Major corporate events with impactful staging are giving way to another format that better fits the current economic crisis situation. In this context, companies cannot (nor do they want to) appear frivolous or appear to be wasting resources. The events they organise are accordingly more austere.
6.2. More intimate and personalised events
This trend concerns the organisation of more intimate and personalised events where quality and the experience of participants have more priority than quantity and the deployment of resources.
- Hybridisation and virtual aspect
7.1. E-meetings and webinars
In recent years we have witnessed increased use of e-meetings and webinars. Improved connections, videoconferences and video streaming enable the creation of virtual events, resulting in significantly lower costs (travel, lodging, space rental, etc), meaning events can also last longer.
7.2. Online networking spaces
The design of 2.0 events includes setting up online paces to promote networking, active participation in different sessions and interaction with speakers. But an event’s strength is closely linked to its ability to become a meeting point that encourages personal interaction and interpersonal communication, whereby the tradition of physically attended activities is still deeply rooted.
7.3. Hybrid events
One current trend is hybridisation, that is, the organisation of events that are in-person, though they also have an important virtual component. Such events enable combining the best of both worlds, offering participants the opportunity to take part either in person or through digital platforms.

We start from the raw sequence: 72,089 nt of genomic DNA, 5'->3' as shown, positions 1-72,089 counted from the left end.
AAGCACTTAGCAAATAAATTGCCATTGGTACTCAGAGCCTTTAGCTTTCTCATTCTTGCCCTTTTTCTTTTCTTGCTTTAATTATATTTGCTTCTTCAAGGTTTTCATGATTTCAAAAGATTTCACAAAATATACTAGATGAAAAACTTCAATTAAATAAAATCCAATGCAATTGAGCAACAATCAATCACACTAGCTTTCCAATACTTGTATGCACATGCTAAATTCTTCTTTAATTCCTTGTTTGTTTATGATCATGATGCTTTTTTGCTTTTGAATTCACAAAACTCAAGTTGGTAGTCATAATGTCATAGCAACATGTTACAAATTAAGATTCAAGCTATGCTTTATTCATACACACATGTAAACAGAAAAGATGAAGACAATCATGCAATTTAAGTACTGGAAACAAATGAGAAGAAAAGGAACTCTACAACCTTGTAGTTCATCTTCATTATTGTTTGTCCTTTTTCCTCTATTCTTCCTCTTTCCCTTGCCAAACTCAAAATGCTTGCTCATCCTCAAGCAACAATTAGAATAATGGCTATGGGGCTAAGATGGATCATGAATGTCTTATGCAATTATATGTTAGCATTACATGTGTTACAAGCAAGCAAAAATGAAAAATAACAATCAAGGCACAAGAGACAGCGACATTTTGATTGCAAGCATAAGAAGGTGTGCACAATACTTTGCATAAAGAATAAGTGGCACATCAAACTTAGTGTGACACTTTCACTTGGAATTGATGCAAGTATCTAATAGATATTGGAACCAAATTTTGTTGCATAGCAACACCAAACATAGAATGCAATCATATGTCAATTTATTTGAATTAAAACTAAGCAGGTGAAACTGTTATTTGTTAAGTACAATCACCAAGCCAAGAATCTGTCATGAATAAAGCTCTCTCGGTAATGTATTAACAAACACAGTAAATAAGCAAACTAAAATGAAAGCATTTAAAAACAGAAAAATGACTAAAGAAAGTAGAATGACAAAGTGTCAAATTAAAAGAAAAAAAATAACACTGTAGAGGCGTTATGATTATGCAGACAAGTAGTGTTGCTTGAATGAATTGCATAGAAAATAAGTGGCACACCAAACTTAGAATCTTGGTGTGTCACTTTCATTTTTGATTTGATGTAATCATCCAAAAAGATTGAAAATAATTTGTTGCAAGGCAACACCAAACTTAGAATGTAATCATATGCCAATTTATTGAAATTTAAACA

- Use of new technologies
8.1. LED lighting, video-mapping and QR codes
The ongoing development of new technologies has enabled sector professionals to organise more impactful events on a more agile and efficient basis. LED lighting, video-mapping, QR codes, apps and electronic visiting cards are just some of the novelties that have facilitated event organisation in recent years.
8.2. ROI assessment with technology
The new technologies are also used to assess events’ return on investment (ROI). Tools such as participant monitoring systems, feedback applications and data analysis allow organisers to more accurately and efficiently measure the impact and success of their events.
- Personalisation and segmentation
9.1. Events adjusted to participant profiles
Personalisation is a key trend in the future of event organisation. Organisers must be able to adjust their events to the profile of the participants, taking the respective tastes, preferences and interests into account. This means offering specific activities and content for different segments of the public, and designing personalised experiences that make each participant feel special and unique.
9.2. Use of technology for personalisation
Technology plays a significant role in the personalisation and segmentation of events. For example, mobile applications can offer each participant information and recommendations based on their interests and preferences, while data analysis tools can help organisers identify patterns and trends that enable them to improve and adjust their events in accordance with their public’s needs.
- Security and prevention
10.1. Security protocols
Security is a vital aspect of event organisation. Future trends will include the implementation of stricter and more efficient security protocols, including measures such as access control, surveillance and coordination with security forces to ensure protection of the event’s participants and resources.
10.2. Prevention of risks and contingencies
Besides guaranteeing security, event organisers must also be prepared to deal with eventual risks and contingencies. This means having emergency and evacuation plans as well as being in constant contact with authorities and emergency services to prevent and manage any adverse situation that may arise during an event.